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Behind the Tuscany Craze

The Illusion of History

By Kristin Reichardt Kirwan

The scene is set: the golden sunset of a late afternoon illuminates the vineyards of a Tuscan villa. Waves of relatives and neighbors, who stop by unannounced throughout the day, wend their way through the crumbling terra cotta stone paths, their laughter bringing still more warmth to the gathering. Rustic casks bear copious amounts of footcrafted wine, lovingly stomped from the villa's own grapes. The festivities extend into the evening hours, without care for the next day's work.

The curiously empty parking piazza at Piazza d'Oro development in Oceanside.


The intersection of Italia Way & Sistina Way at Hovnanian Homes in Oceanside.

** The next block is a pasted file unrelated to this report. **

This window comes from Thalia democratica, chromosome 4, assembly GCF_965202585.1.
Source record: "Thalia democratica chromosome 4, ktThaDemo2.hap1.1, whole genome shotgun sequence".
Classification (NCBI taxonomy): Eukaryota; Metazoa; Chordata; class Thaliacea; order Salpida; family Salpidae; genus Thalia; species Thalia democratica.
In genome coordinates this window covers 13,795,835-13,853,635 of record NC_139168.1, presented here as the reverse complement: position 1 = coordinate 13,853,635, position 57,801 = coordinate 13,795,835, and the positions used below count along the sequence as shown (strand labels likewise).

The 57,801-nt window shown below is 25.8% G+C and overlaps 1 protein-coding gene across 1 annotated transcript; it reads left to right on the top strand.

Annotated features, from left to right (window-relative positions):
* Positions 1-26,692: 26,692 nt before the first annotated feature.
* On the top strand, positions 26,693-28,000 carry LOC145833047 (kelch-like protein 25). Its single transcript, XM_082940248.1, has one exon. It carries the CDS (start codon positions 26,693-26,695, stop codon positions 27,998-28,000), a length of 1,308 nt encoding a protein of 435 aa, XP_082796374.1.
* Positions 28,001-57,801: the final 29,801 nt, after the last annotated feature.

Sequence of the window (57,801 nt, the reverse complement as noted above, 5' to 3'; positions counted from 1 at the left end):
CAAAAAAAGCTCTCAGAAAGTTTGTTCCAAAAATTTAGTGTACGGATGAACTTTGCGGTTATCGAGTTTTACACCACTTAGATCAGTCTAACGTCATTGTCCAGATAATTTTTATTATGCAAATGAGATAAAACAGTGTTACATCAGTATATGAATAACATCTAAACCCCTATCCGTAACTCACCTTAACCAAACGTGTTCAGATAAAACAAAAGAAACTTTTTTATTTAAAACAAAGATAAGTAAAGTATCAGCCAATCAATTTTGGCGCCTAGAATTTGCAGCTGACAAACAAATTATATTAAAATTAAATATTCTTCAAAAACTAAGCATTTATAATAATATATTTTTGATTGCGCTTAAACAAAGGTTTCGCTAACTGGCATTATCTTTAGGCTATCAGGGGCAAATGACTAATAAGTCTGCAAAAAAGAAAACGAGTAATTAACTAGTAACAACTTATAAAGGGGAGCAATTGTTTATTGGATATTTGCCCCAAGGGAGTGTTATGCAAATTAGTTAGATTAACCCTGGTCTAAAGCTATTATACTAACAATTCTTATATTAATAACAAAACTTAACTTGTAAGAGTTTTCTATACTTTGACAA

Variants of this apparently irresistible scenario have crept into nearly every conceivable marketing niche during the past decade. From Fancy Feast Tender Turkey Tuscany cat food to Tuscan Plaid, a Pottery Barn fabric pattern, to entire housing developments, the new millennium has seen the flourishing of all things "Tuscan": a fascination with that which evokes an earthy, simple, centuries-old vision of the central Italian countryside. Planned communities with names like "Piazza d'Oro" and "Toscana" sprout up in American suburbia, thousands of miles from their inspiration (try Googling the terms "planned community" and "Tuscan/Tuscany," for tedious starters). The interior colors of the Gaslamp Quarter restaurant Trattoria La Strada "evoke ideas of a Tuscan villa," according to its website. But why Tuscany, and why now?It is an unfortunate tendency of Americans, and particularly Californians, to neglect, destroy, and replace our historic sites and buildings as a way of periodically remaking our image. It is no coincidence that we have co-opted a region in which permanence and an incredibly rich cultural history are a given; somewhere in our national conscience, there must be a craving for more than the ephemeral. The ever-popular rustic look, seen also in the "shabby chic" decor of the 90s, can now be purchased pre-crumbled, pre-stained, and pre-well-used, bringing the illusion of history to a society that is increasingly disposable and transient. Tuscany brings to mind, whether real or imagined, Old World cultures in which people merely "work to live." Unfortunately, the commodification of history can come with a very modern price tag, requiring us to work ever harder to afford our predigested antiquity. A "Tuscan Treasure" advertised in the August 2008 issue of San Diego Home/Garden Lifestyles offers 7,000 square feet of living space and a 7-car garage. This "newly constructed magnificent Tuscan estate" can be yours for an unpeasantlike $2,300,000-$2,600,000, approximately 1.7% of Tuscany's gross domestic product of 2005 (courtesy of the DISTRICT Regional Framework Operation).